It was the year 1927. In all of Europe, an awakening was in the air. Technical innovation, young arts like film and photography, and unprecedented music like jazz made this decade into the Golden Twenties.

Even in Glashütte, world-famous as the city of timepieces since the nineteenth century, the belief in tomorrow was tangible. Here, in the midst of crisis, two companies were founded: Uhren-Rohwerke-Fabrik Glashütte AG (UROFA) and Uhrenfabrik Glashütte AG, known as UFAG. Chairman and Managing Director of both was Dr. Ernst Kurtz, a jurist who quickly recognized that it was not the still widely utilized pocket watch to which the future would belong, but the wristwatch. Very soon, his best models had no need to shun comparison to Swiss brands. Because they were especially reliable and durable, they received the name “Tutima”, derived from the Latin word for “safe, secure.” A brand was born.

The roots of perfection

The beginnings of watchmaking in Glashütte are deeply entwined with the secluded eastern Ore Mountains: watchmakers had to make almost all their parts themselves. Some of them became independent. It was Dr. Ernst Kurtz who brought the lone wolves scattered across the Müglitz valley together under one roof in a factory at the end of the 1920s, developing modern work structures.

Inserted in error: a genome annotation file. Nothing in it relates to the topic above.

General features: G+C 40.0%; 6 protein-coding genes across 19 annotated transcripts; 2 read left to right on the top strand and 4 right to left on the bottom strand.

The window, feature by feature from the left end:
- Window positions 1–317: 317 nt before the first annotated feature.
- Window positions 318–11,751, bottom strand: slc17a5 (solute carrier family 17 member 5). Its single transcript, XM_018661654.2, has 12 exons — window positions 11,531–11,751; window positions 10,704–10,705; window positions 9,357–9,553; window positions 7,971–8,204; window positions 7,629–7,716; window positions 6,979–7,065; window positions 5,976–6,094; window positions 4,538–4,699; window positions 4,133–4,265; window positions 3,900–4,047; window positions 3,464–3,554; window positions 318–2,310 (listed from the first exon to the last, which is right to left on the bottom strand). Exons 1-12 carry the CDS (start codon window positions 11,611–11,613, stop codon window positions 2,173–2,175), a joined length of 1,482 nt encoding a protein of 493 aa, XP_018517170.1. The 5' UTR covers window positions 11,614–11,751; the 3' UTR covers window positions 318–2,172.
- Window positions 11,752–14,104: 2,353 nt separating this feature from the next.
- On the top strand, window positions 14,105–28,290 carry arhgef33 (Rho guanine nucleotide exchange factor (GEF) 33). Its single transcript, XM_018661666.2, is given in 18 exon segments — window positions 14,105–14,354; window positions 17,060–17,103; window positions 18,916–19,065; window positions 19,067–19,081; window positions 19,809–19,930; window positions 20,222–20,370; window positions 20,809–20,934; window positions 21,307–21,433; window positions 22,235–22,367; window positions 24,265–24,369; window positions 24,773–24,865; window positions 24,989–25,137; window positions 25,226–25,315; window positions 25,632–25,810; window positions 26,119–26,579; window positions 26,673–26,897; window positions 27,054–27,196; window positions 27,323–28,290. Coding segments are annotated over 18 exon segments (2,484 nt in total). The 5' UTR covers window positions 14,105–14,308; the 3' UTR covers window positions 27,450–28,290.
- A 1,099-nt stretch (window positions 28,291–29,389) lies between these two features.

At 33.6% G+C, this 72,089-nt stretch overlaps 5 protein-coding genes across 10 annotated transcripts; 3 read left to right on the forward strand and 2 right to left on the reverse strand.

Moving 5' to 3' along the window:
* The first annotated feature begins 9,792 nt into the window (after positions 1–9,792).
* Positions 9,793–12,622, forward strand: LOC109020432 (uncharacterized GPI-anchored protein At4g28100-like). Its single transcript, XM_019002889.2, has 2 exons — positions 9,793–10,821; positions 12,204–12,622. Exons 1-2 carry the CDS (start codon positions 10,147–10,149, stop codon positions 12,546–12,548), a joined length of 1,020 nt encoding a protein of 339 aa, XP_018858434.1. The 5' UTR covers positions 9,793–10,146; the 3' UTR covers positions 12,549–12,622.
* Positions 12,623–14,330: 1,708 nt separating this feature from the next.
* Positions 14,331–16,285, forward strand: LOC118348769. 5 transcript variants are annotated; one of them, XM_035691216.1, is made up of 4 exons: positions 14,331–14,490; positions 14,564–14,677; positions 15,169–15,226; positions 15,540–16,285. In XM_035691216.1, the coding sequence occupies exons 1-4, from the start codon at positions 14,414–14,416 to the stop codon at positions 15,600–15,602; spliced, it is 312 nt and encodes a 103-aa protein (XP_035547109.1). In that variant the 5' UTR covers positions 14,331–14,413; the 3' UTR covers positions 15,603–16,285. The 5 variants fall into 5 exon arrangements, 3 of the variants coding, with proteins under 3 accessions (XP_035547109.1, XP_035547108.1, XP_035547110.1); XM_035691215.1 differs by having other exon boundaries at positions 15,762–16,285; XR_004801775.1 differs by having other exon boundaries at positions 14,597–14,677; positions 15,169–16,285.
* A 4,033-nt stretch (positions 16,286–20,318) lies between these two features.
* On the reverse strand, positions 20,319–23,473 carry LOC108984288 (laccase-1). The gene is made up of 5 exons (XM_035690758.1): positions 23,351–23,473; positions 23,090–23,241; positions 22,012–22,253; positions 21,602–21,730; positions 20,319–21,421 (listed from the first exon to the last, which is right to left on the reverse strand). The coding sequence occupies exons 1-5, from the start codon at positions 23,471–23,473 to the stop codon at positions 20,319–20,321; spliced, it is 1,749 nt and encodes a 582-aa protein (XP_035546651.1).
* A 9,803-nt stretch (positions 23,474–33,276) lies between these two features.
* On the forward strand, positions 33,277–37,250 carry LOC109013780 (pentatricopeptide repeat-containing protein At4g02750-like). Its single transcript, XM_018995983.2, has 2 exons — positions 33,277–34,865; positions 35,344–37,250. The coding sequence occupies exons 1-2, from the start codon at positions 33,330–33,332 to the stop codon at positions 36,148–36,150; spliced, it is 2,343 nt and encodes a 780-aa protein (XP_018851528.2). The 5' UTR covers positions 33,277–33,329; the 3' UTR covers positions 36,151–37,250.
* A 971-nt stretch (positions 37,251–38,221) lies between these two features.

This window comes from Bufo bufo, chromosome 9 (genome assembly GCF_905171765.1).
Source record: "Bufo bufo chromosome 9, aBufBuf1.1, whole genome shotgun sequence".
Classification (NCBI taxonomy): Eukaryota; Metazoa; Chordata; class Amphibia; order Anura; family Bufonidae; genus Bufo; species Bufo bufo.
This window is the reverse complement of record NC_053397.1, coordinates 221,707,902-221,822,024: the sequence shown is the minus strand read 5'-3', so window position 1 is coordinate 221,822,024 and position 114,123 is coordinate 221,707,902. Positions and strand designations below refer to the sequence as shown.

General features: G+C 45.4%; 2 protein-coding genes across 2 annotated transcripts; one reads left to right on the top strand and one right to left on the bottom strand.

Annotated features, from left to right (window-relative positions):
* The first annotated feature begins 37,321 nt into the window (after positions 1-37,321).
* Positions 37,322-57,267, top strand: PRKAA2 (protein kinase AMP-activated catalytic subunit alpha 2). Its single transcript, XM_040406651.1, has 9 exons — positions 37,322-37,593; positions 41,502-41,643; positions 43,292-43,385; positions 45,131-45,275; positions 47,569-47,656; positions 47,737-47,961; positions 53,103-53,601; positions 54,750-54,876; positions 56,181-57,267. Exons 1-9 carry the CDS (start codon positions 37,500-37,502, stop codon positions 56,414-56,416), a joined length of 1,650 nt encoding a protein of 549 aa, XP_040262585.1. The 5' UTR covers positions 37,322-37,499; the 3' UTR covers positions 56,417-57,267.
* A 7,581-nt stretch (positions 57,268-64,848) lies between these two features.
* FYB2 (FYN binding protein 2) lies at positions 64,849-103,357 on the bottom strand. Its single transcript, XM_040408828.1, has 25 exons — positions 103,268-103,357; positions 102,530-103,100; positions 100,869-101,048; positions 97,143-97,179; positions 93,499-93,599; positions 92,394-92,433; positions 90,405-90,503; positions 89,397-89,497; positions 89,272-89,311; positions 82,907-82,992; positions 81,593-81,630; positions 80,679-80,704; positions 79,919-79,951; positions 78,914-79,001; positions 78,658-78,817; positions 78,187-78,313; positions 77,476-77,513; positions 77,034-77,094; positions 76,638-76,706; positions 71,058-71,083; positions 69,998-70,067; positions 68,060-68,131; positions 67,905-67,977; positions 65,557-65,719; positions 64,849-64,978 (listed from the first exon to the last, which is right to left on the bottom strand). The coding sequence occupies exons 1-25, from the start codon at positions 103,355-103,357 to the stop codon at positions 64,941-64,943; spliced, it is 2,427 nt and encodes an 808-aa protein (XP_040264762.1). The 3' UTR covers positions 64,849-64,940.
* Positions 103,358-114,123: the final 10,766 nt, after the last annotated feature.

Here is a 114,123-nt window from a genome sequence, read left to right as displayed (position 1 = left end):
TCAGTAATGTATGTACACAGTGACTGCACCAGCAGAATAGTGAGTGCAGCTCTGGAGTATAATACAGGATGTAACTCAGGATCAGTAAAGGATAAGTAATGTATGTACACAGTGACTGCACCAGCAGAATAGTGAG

It was this spirit that already characterized our philosophy and operating principles during the times of UFAG – and continues to do so now. Today, Tutima design and develop they own watch movements, like caliber 617. This classic movement comprises 166 individual components of the highest quality, produced on CNC tooling machines and traditionally finished by hand. The self-produced spring barrel, gear train, and oscillating system are also utilized in the minute repeater.

Time needs time

On the road to success there are no shortcuts. And thus the creation of a complicated timekeeper calls for one thing above all: a lot of time. Because two to three years of planning and development may pass before a watch becomes a complete Tutima.

This boundless passion and patience are the reason that at Tutima, special movement modules such as the chronograph caliber Tutima 521 are created. It is based on caliber ETA Valjoux 7750, and replaces the Swiss caliber Lémania 5100.

The challenge of this module was not only to make sure that it reliably functions without compromise but also to pack it into the smallest possible amount of space. The result is a masterful construction that Tutima have registered for a patent.